The Roman Catholic Diocese of Tucson has a new bishop.
For more than a year, the diocese has awaited news of the pope’s pick for the job.
Finally, they have it.
Bishop Edward J. Weisenburger comes to Tucson from the Catholic Diocese of Salina in Kansas, appointed by Pope Francis. He will be installed here Nov. 29.
Weisenburger will step into the role held by Bishop Gerald F. Kicanas for about 15 years. He will be Tucson’s seventh bishop.
In August 2016, Kicanas submitted his letter of retirement to Rome, as is required for all bishops at the age of 75. A Chicago native, Kicanas plans to stay in Tucson.
“For more than a year, we have been fervently praying to the Holy Spirit to inspire Pope Francis to send us a caring and loving pastor and shepherd for the Diocese of Tucson,” Kicanas said at a news conference Tuesday. “The Spirit has heard our prayers and then some.”
Standing before reporters Tuesday, Weisenburger admitted this was his first trip to Arizona.
“I was hoping you wouldn’t ask that,” he said, laughing.
Despite his unfamiliarity with the state, Weisenburger expressed a commitment to migrants and refugees, along with his support for “dreamers,” young undocumented immigrants who arrived in the U.S. as children and are temporarily protected by the Obama-era Deferred Action for Childhood Arrivals program.
“I try to recognize the face of Christ in everyone I meet, no matter how good the disguise,” he said, referencing an attitude of the late Mother Teresa.
Weisenburger also mentioned the Catholic Church’s “value of life” and condemned the sexual abuse of minors, adding that he has spoken with victims and is “completely committed to the safety of the children and young people entrusted to us for their education and formation of faith.”
At the news conference Tuesday, Weisenburger also tried out his Spanish — basic but workable — and promised to practice in Tucson.
“It’s always a challenge when there’s a new bishop, and you don’t know which way they’ll take the diocese,” said the Rev. Gilbert Malu Musumbu, the rector of St. Augustine Cathedral, anticipating how Weisenburger will continue Kicanas’ work. “He’s younger and we’re really looking forward to having him as our new bishop.”
Weisenburger was born in Alton, Illinois, on Dec. 23, 1960.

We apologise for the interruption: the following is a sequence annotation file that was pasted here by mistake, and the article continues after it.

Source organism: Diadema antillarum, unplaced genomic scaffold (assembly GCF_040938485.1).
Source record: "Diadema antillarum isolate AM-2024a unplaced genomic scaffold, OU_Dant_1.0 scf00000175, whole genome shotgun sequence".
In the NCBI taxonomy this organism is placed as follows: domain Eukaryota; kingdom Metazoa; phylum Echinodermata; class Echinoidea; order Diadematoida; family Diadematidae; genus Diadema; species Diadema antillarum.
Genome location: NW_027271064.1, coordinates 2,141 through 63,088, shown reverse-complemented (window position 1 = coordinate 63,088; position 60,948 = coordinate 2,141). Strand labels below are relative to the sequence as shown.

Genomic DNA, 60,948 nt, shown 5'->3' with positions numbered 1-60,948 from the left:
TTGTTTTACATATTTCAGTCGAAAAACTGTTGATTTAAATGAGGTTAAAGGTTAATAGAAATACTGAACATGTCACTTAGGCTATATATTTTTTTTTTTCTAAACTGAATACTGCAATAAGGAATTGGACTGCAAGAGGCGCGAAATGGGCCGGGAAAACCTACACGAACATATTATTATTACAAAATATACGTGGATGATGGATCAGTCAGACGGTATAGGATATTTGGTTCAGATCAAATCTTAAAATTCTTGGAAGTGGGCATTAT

He attended Conception Seminary College in Missouri, graduating in 1983. At the American College seminary at the Catholic University of Louvain in Belgium, Weisenburger earned the pontifical Bachelor of Sacred Theology (a graduate-level degree) and master’s degrees in religious studies and moral and religious sciences. Later, he earned a licentiate degree in Canon Law from Saint Paul University in Ottawa, Ontario.
Weisenburger was ordained to the priesthood in 1987.
His years in ministry include serving as a chaplain for rescue workers after the Oklahoma City bombing, as vicar general of the Archdiocese of Oklahoma City and as the promoter of justice for the canonization of Blessed Stanley Rother, a Catholic priest from Oklahoma martyred in Guatemala in 1981.
Weisenburger also served as pastor of Holy Trinity Catholic Church in Okarche, Oklahoma, (1995-2002) and then the Cathedral of our Lady of Perpetual Help in Oklahoma City until 2012.
That’s the year that Pope Benedict XVI appointed him as bishop of the Catholic Diocese of Salina.
In Salina’s diocese, Weisenburger served about 44,000 Catholics. In Tucson’s diocese, he’ll serve about 450,000.
Following the installation Mass at St. Augustine’s Cathedral, “I plan to have public Masses all around the diocese,” Weisenburger said. “I’d rather go to them than make them come to me.”
The diocese has been preparing for this. The Rev. Patrick Crino, pastor at Saints Peter and Paul Catholic Church, has served as a priest in the Diocese of Tucson since 1988. He is part of a team that coordinated the announcement and the upcoming celebration.
“It’s the sense of being cared for by God, that he’s giving us a new pastor,” Crino said.
“What has impressed me about Bishop Kicanas is that he never stopped. He never stopped leading, never stopped guiding, never stopped consoling and doing his ministries even though he knew a replacement was coming, and so that’s what I think we’re hoping for in this new bishop, that he’ll be just as dedicated.”
Weisenburger has no plans for his early months of ministry — only to get to know the people and places in the diocese. He commended the diocese for its parish life and social outreach.
“My real goal is not to mess it up,” he said.